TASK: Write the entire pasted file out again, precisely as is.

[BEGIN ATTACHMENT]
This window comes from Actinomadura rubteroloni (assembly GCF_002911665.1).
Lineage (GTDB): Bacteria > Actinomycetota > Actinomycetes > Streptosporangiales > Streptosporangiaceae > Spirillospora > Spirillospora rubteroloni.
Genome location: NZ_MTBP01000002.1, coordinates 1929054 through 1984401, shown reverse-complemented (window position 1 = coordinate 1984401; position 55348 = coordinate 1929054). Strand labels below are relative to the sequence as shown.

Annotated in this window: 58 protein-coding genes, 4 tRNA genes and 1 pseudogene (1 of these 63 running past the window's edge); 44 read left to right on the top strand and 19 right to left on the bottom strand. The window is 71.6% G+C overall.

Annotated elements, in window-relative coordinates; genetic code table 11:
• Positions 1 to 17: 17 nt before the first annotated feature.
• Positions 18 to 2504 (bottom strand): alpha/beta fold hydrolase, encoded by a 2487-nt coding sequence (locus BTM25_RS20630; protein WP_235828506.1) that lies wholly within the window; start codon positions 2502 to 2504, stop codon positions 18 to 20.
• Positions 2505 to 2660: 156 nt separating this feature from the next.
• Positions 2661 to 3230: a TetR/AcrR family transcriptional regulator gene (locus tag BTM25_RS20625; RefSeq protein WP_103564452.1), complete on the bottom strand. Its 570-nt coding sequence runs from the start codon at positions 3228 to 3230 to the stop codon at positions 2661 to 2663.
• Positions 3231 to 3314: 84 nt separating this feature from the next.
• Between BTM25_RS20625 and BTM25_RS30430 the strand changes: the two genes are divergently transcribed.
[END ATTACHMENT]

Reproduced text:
This window comes from Actinomadura rubteroloni (assembly GCF_002911665.1).
Lineage (GTDB): Bacteria > Actinomycetota > Actinomycetes > Streptosporangiales > Streptosporangiaceae > Spirillospora > Spirillospora rubteroloni.
Genome location: NZ_MTBP01000002.1, coordinates 1929054 through 1984401, shown reverse-complemented (window position 1 = coordinate 1984401; position 55348 = coordinate 1929054). Strand labels below are relative to the sequence as shown.

Annotated in this window: 58 protein-coding genes, 4 tRNA genes and 1 pseudogene (1 of these 63 running past the window's edge); 44 read left to right on the top strand and 19 right to left on the bottom strand. The window is 71.6% G+C overall.

Annotated elements, in window-relative coordinates; genetic code table 11:
• Positions 1 to 17: 17 nt before the first annotated feature.
• Positions 18 to 2504 (bottom strand): alpha/beta fold hydrolase, encoded by a 2487-nt coding sequence (locus BTM25_RS20630; protein WP_235828506.1) that lies wholly within the window; start codon positions 2502 to 2504, stop codon positions 18 to 20.
• Positions 2505 to 2660: 156 nt separating this feature from the next.
• Positions 2661 to 3230: a TetR/AcrR family transcriptional regulator gene (locus tag BTM25_RS20625; RefSeq protein WP_103564452.1), complete on the bottom strand. Its 570-nt coding sequence runs from the start codon at positions 3228 to 3230 to the stop codon at positions 2661 to 2663.
• Positions 3231 to 3314: 84 nt separating this feature from the next.
• Between BTM25_RS20625 and BTM25_RS30430 the strand changes: the two genes are divergently transcribed.